48. Matt Cain, SP, San Francisco – Signed through 2017 for $128 million.
So much for being overpaid. The best way to show you’re worth your shiny new contract is to dramatically up your strikeout rate while cutting your walks at the same time — well, as long as you’re a pitcher, anyway — and post career bests nearly across the board. Cain has transformed from durable innings eater into a legitimate ace, and even with salaries of $20 million per year kicking in, he’s the kind of guy that contenders would love to add to their rotation. He’s not cheap, but he’s good enough to still command a serious haul even with his new contract.
13 spots later, Pablo appears, declaring his 3 year contract super valuable for his production:
35. (NR) Pablo Sandoval, 3B, San Francisco – Signed through 2014 for $15 million.
Every team in baseball is looking for young hitting, and many of them are wondering where all the third baseman with power went. Sandoval is one of the few good young offensive 3Bs in the game — his career line of .306/.356/.499 is good for a 125 wRC+ — as he doesn’t turn 26 for a few more weeks. He’s had problems staying healthy the last couple of years and the Giants only bought out his arbitration years when they signed him to a three year extension, which drive down his value a bit, but his power and contact skills are rare enough that he’d command a strong return if put on the open market.
Last year, everyone was up in arms at the absence of MadBum on this list. This year, he makes an appearance, but is underrated yet again. As I mention in the comments,
What would you rather have?
2 yrs of King Felix and $9M
or 7!! Years of MadBum
It’s a no brainer, IMO.
At least Fangraphs is doing the mea culpa for last year:
19. (NR) Madison Bumgarner, SP, San Francisco – Signed through 2019 for $58 million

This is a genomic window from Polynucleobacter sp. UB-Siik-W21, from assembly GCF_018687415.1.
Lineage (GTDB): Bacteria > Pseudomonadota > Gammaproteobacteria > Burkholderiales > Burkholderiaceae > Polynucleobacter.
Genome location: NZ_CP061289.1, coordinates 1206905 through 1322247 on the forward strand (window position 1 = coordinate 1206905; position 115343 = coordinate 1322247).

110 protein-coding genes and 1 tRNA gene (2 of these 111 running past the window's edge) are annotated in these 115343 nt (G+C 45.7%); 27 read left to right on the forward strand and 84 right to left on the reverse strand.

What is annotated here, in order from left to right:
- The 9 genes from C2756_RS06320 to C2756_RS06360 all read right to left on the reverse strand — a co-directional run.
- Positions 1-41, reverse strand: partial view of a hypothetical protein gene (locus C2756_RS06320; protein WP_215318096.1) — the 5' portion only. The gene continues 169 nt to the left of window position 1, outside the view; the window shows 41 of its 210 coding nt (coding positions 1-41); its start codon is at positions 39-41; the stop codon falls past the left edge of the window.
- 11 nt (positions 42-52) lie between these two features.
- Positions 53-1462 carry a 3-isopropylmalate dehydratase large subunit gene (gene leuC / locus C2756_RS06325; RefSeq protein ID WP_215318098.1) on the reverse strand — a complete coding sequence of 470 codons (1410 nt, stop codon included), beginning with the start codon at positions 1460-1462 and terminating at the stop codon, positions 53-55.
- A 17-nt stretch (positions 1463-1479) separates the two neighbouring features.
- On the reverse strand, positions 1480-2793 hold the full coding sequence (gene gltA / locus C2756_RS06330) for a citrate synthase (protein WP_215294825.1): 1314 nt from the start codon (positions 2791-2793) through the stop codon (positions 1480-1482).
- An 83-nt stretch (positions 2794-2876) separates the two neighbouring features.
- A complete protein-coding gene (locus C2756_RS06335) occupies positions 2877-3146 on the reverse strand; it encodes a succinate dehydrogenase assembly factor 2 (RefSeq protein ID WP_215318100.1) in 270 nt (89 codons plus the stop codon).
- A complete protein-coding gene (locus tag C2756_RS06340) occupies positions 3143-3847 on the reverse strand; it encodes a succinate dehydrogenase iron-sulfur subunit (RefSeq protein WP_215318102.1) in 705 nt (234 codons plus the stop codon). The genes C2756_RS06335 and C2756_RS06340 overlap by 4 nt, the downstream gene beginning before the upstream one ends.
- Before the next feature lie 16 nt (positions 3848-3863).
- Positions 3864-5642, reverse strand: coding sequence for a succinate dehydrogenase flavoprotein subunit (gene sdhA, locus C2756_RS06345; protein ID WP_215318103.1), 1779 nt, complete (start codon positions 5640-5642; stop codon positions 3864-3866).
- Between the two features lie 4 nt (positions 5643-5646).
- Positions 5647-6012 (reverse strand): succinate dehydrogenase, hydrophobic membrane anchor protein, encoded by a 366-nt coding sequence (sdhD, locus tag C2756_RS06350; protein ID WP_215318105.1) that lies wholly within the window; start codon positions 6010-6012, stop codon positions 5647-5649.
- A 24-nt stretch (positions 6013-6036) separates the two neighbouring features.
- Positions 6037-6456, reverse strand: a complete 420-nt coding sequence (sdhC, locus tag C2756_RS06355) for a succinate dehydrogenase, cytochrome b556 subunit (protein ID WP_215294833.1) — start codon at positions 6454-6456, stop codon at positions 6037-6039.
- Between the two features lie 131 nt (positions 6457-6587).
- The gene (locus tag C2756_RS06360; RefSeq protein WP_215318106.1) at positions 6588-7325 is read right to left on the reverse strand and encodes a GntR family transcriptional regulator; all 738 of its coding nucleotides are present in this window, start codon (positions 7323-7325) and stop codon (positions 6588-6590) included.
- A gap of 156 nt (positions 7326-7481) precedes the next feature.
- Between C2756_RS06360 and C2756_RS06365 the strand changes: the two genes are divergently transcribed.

Okay Giants fans, you win. Bumgarner’s absence from last year’s list brought plenty of criticism, and it was simply a poor call on my end to exclude him. Now, with another year of quality pitching under his belt and a very friendly contract — the first five guaranteed years only call for $35 million in total — Bumgarner not only makes the list, but rates as one of the more valuable pitchers in the game. There aren’t many 22-year-olds who can throw strikes as regularly as Bumgarner can, and he gets enough strikeouts and groundballs to make the overall package work. He might not be a classic ace, but he’s a good pitcher with a very good contract, and every team in baseball would love to have him.
And finally, at #12, the only Giant on this list without a long-term contract, the Man himself.
12. (27) Buster Posey, C, San Francisco – Under Team Control through 2016
Posey has come back from his broken leg and been better than ever, and probably doesn’t get enough credit for the Giants success in recent years. He’s already at +8.5 WAR in just under 1,000 career plate appearances, so he’s contributed at a near MVP level pretty much since the day he arrived in the big leagues. He’s even added walks to round out his offensive game, and based on the factors that we can judge with some degree of certainty, he appears to be one of the game’s best defensive catchers as well. The questions about how long he’ll remain at catcher and his Super Two status mean that he might be an expensive first baseman by the time he reaches free agency, but for the next several years, he’s one of baseball’s great bargains. While the pitchers (and more recently, Melky Cabrera) have gotten most of the attention, Posey is the straw that stirs the drink in San Francisco.